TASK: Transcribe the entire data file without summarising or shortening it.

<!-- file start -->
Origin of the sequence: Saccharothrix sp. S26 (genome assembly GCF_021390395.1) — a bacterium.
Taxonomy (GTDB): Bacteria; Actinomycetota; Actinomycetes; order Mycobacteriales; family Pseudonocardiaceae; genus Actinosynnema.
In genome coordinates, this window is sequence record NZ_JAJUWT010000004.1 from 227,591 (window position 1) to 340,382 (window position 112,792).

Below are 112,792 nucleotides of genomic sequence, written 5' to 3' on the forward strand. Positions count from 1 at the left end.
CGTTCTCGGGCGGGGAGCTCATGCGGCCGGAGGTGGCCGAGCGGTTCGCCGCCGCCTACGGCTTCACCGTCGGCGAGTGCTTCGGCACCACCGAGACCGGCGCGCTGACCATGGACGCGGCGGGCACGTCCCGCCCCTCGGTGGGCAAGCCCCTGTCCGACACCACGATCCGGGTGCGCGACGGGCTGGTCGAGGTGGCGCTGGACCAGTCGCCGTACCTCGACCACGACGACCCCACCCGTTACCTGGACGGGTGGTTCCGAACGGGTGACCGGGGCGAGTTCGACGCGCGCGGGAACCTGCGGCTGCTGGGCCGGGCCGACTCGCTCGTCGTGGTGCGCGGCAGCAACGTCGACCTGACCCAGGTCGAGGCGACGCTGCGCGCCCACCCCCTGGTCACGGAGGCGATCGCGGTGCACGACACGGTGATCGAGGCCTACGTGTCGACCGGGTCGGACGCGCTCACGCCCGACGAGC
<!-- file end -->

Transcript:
Origin of the sequence: Saccharothrix sp. S26 (genome assembly GCF_021390395.1) — a bacterium.
Taxonomy (GTDB): Bacteria; Actinomycetota; Actinomycetes; order Mycobacteriales; family Pseudonocardiaceae; genus Actinosynnema.
In genome coordinates, this window is sequence record NZ_JAJUWT010000004.1 from 227,591 (window position 1) to 340,382 (window position 112,792).

Below are 112,792 nucleotides of genomic sequence, written 5' to 3' on the forward strand. Positions count from 1 at the left end.
CGTTCTCGGGCGGGGAGCTCATGCGGCCGGAGGTGGCCGAGCGGTTCGCCGCCGCCTACGGCTTCACCGTCGGCGAGTGCTTCGGCACCACCGAGACCGGCGCGCTGACCATGGACGCGGCGGGCACGTCCCGCCCCTCGGTGGGCAAGCCCCTGTCCGACACCACGATCCGGGTGCGCGACGGGCTGGTCGAGGTGGCGCTGGACCAGTCGCCGTACCTCGACCACGACGACCCCACCCGTTACCTGGACGGGTGGTTCCGAACGGGTGACCGGGGCGAGTTCGACGCGCGCGGGAACCTGCGGCTGCTGGGCCGGGCCGACTCGCTCGTCGTGGTGCGCGGCAGCAACGTCGACCTGACCCAGGTCGAGGCGACGCTGCGCGCCCACCCCCTGGTCACGGAGGCGATCGCGGTGCACGACACGGTGATCGAGGCCTACGTGTCGACCGGGTCGGACGCGCTCACGCCCGACGAGC